There are many things over which investors can lose sleep: Brexit-related stresses, disenchantment with free trade, ineffective monetary policy, pressure on corporate profit margins, severe debt burdens, and intense political uncertainty. But our over-arching investment stance remains unchanged. As long as central banks pursue aggressively easy policies in a world mostly characterized by slow economic growth (not recession) and mild inflation pressures, any pullback in the price of riskier assets should be limited.
In general (and especially as it pertains to the U.S.), we continue to view equity-market corrections as buy-on-the-dip opportunities. One reason for maintaining this point of view is our belief that the U.S. economy is on fairly solid ground. It’s true that growth in overall business activity continues to disappoint, but household finances are in good shape as a result of expanding employment and incomes as well as the bull market in stocks, bonds and home values. There is little reason to expect a serious slowing in consumer spending.
We also expect the change in business inventories — the most volatile part of GDP, which has slowed in recent quarters
— to rebound in the quarters ahead, supporting a reacceleration in overall U.S. GDP into the 2.5%-to-3.0% range.
Our main concern for the U.S. is weakness in business investment, which has negative implications for productivity. Slowing labor productivity growth and an acceleration in labor compensation growth is a bad combination. Since companies have been unable to raise prices sufficiently, the downward pressure on profit margins appears chronic. As
this pressure intensifies, we expect companies will become more aggressive in their attempts to push through price increases.
This uptick in inflation, combined with the tightening labor market and slow-but-steady pace of economic growth, seems to have tipped the balance in favor of a hike in the federal funds rate, probably in December. Fed policymakers conceded recently that interest-rate normalization will take years to accomplish, leaving little room to cut rates aggressively in the event of a recession. Investors remain skeptical that the central bank will even achieve its stated objective of pushing its policy rate to the upside. As a result, risk assets should continue to be well supported. Although equity valuations remain elevated, they still appear reasonable relative to those of high-quality bonds.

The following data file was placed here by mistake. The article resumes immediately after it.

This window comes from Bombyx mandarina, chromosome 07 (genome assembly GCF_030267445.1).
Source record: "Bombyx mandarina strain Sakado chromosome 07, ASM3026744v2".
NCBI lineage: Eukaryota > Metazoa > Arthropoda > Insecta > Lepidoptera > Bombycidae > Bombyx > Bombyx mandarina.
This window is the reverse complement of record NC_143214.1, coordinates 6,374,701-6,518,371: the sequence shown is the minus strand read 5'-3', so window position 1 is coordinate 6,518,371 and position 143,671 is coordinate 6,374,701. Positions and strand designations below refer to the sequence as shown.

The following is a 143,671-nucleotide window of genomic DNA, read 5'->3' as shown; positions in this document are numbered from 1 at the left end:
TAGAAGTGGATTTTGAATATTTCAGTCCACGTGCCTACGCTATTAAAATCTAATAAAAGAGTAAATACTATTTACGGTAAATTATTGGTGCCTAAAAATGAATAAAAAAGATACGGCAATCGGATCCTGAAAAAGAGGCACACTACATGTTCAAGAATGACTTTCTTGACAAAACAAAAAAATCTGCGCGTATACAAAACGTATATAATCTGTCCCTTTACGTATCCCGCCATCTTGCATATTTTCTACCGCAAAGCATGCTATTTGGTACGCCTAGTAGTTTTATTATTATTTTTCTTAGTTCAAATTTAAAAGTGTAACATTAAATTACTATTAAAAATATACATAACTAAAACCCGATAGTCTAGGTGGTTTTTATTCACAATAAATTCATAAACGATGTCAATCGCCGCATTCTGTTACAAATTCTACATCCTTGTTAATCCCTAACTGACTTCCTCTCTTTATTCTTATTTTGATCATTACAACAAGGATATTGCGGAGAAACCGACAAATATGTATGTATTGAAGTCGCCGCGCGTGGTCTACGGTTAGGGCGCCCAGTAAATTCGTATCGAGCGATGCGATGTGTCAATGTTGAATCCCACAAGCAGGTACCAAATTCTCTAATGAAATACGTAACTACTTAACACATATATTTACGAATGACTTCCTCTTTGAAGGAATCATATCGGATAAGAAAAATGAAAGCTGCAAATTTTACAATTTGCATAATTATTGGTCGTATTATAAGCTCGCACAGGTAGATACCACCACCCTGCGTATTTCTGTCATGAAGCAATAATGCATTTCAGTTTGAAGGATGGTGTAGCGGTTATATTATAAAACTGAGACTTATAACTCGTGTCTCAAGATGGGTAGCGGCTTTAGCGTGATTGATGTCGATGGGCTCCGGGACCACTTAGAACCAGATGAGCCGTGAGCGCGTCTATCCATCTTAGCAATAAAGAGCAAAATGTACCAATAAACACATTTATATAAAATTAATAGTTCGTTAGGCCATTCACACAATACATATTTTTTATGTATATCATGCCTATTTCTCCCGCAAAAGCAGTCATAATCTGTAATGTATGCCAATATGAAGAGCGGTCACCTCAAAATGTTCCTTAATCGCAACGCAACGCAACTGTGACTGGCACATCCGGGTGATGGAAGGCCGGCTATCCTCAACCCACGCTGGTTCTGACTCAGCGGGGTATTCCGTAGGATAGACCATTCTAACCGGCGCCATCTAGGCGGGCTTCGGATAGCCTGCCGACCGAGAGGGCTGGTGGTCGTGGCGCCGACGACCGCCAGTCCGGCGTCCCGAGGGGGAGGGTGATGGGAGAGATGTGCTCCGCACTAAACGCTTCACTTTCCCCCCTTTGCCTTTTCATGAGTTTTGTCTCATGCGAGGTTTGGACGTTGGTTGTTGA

The U.S. presidential election will have an impact on the economy and financial markets in the months and years ahead. Yet, we firmly believe that it would be a mistake to base even a short-term investment strategy on picking a winner in November; this would require accurate predictions on the policies proposed by the new president, whether they become laws, and how they would impact the economy and financial markets.
With regard to the U.K., many observers have been surprised by the resiliency of its economy, although it is way too soon to sound the all-clear. The BOE has pre-emptively cut its base rate to the lowest level in the multi-century history of the central bank, and restarted its quantitative-easing program and previously successful funding-for-lending scheme. On the fiscal policy side, the new Chancellor of the Exchequer scrapped his predecessor’s austerity plans and is expected to introduce a new budget that abandons any notion of achieving a budgetary surplus by the end of the current parliament. In all, U.K. economic policy has shifted dramatically toward easing well before the negative effects of Brexit can be felt.
However, while no one knows what a final Brexit agreement will look like, we suspect it will be nowhere near the position being pushed forward by various U.K. leaders. Given this uncertainty, we think investment is likely to slow in the months ahead.
Eurozone exports and imports are in decline. Household spending is growing faster than other areas of the economy, as is the case in the U.S. and the U.K., but Europe’s consumer rebound remains considerably less robust in comparison with these two countries. Although the labor market has certainly improved over the past three years, the country-by-country levels remain wildly disparate. This is especially so for the youth unemployment rate.
We’re concerned that it’s just a matter time before another crisis tests the cohesion of the eurozone. It’s possible that the Italian constitutional referendum, to be held 4 December, could provoke such a crisis. If the vote goes against the government, Prime Minister Matteo Renzi may be forced to make good on his promise to hold elections. Unfortunately for him, polls show that the Italian electorate is in a cantankerous mood.